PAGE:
We hear it all the time: “parkrun is for all abilities and paces.” I’m sure I’ve said it myself at minimum 42 times. But I don’t think I understood what it meant until this past weekend. Let me explain.
I’ve never claimed to be the fastest runner but I have always been able to keep a decent pace. I’ve encouraged people faster than me, slower than me, and at my pace to come to parkrun. I think everyone is better for coming to parkrun and we celebrate all times and paces at parkrun as though you just won Olympic gold!
But then this past week I suffered from what I can only characterize as a severe neurological meltdown. I could no longer keep that decent pace because I couldn’t walk and I couldn’t talk. And I will admit, in the midst of my worst moments, I did think “please don’t make me miss another parkrun,” probably not where my priorities should have been, but that’s where they were.
I finally left the hospital on Friday with my walking still severely compromised, which meant I had to use a walker at parkrun the following day. I had also used it at a grocery store, where I kept getting weird looks from people and could feel judgment and it felt a little disarming.
But not at parkrun! I covered my walker in streamers and glitter and I was ready to go! From start to finish everyone at parkrun was so helpful! Dan picked me up so I could get there, then at parkrun everyone wanted to make sure I was ok, and helped me get around. They wanted photos with me and my sparkly walker which made me feel like a minor parkrun celebrity. There was no judgement and no looks and I was welcomed back with open arms!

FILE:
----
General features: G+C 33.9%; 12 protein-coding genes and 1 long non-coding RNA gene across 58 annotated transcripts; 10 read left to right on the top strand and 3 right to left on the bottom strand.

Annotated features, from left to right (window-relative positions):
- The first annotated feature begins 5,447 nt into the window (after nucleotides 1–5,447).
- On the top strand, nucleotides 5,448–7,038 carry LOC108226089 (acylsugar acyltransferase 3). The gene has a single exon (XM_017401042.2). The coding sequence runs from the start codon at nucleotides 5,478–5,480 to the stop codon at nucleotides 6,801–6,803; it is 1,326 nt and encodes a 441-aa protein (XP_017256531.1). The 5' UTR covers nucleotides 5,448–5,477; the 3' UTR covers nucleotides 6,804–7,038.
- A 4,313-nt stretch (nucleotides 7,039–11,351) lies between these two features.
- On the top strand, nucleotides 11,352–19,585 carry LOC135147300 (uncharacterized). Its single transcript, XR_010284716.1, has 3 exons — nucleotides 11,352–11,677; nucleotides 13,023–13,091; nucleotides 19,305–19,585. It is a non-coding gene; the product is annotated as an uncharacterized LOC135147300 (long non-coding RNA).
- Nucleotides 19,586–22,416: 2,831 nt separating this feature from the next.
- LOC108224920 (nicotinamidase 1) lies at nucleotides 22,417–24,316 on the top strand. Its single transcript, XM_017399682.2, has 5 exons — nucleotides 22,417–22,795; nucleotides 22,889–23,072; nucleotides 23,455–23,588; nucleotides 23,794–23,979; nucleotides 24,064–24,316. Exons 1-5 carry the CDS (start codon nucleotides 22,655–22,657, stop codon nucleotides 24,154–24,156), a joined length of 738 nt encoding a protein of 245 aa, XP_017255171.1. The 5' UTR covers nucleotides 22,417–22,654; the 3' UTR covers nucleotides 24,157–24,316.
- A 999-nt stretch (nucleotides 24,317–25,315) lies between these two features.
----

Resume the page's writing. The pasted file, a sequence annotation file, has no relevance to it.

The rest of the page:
Parkrun is in fact for everyone. In my handicapped state, I was still able to participate as a volunteer, but If I wanted to walk the course that day, the team would have been cheering me on and helping me complete the full 5K with my walker.
If you think you’re not fast enough for parkrun, or you’re differently abled and think you might not be accepted, please come talk to me! Parkrun is the best community where all are welcomed!
Love and Grattitude,
(I was not your run director this week, but Dan let me write the report anyways)
PS: Just about all my visitors at the hospital were parkrun friends. Parkrun is a community that doesn't just exist on Saturday at 9am. Even though I couldn't walk or talk, I felt like the luckiest girl to receive so much love from the parkrun community. I had about 10 parkrun friends visit me in the hospital on Christmas, so I am in fact the luckiest girl! Parkrun truly has changed my life in Boston, and I feel indebted to it!